## Wednesday, March 4, 2009

### A hypothetical worst case debate math scenario...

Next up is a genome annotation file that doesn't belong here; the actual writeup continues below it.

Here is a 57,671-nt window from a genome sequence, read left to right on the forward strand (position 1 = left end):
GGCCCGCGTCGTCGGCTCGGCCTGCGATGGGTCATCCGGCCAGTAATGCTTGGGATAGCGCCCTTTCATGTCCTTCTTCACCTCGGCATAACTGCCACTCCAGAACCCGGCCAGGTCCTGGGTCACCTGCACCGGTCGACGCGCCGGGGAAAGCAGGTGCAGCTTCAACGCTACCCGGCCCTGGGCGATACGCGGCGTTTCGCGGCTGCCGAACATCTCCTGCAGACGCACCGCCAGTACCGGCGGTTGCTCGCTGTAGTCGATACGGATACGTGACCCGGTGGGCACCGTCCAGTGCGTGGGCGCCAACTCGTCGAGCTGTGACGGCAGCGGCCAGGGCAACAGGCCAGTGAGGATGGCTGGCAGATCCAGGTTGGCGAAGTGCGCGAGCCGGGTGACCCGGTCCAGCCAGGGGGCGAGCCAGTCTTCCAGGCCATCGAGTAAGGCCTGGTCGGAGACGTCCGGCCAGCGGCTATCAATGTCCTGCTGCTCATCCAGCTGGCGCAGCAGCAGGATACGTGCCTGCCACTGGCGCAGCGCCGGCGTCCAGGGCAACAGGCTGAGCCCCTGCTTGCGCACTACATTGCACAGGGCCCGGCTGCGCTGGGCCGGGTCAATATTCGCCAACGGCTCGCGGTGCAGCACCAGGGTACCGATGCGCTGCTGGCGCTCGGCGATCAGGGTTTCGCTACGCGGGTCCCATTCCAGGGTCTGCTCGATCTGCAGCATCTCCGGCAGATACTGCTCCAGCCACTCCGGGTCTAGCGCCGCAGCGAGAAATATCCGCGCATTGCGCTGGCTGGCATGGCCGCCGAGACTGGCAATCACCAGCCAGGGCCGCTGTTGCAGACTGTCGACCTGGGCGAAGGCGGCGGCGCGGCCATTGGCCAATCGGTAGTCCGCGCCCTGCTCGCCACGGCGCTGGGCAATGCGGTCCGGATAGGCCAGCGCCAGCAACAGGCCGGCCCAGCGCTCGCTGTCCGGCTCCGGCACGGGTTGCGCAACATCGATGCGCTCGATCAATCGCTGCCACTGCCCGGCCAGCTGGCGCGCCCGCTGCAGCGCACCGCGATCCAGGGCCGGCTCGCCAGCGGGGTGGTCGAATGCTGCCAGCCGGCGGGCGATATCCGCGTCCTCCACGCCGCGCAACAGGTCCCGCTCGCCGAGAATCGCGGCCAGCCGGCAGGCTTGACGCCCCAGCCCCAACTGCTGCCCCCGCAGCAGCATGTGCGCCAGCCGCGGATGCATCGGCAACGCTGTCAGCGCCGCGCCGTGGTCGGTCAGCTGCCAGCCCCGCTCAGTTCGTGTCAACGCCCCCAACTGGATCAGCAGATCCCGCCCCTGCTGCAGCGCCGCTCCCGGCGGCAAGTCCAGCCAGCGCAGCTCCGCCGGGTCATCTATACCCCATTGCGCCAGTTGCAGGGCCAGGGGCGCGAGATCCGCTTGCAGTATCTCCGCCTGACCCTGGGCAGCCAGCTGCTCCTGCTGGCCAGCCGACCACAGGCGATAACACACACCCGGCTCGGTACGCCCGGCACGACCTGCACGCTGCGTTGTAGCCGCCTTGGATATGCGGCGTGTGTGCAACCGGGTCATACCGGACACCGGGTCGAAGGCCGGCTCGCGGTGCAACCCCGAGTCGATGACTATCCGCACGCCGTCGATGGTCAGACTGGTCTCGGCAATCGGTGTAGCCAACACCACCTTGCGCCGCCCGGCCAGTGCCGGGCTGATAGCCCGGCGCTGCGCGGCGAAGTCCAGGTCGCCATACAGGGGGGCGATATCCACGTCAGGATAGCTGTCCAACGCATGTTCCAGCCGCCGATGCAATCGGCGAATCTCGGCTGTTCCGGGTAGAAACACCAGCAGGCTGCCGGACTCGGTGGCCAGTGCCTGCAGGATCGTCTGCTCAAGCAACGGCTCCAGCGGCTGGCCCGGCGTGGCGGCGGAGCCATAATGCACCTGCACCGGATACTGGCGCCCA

One other little bit of tournament math... Imagine this hypothetical team, call it team uno, the best team at a tournament, in a tournament using the traditional high-low power-matching system. First and second round are random, so it's possible team uno might hit the worst and second worst teams at the tournament in rounds 1 and 2. These two awful teams go on to a 0-6 win-loss record. Then, team uno, being 2-0 with the best speaker points, will hit the worst 2-0 with the lowest speaker points, which could conceivably lose all its remaining rounds and finish 2-4. The same for the next round, hitting the worst 3-0, which could finish 3-3, and all the way through. It is possible in this way for the top team to face six opponents with a combined record of only 14 wins in six rounds. This averages to just slightly better than a 2-4 record/opponent. (Of course, it will likely be better, but it could even be worse if there are an uneven number of teams in each bracket and the top team receives a "pull-up" and debates an opponent with a one-loss worse record in one or more "power-matched" round.) Now, I think the ideal is for the best team at the tournament to face excellent opponents (this is what power-matching systems, like the Swiss system, are supposed to do!) perhaps averaging 4-2 or 5-1 records, for combined opponent wins in the range of 24-30. A far cry from 14 -- which could easily results from pairings that the current algorithm does create and is powerless to flag or rectify.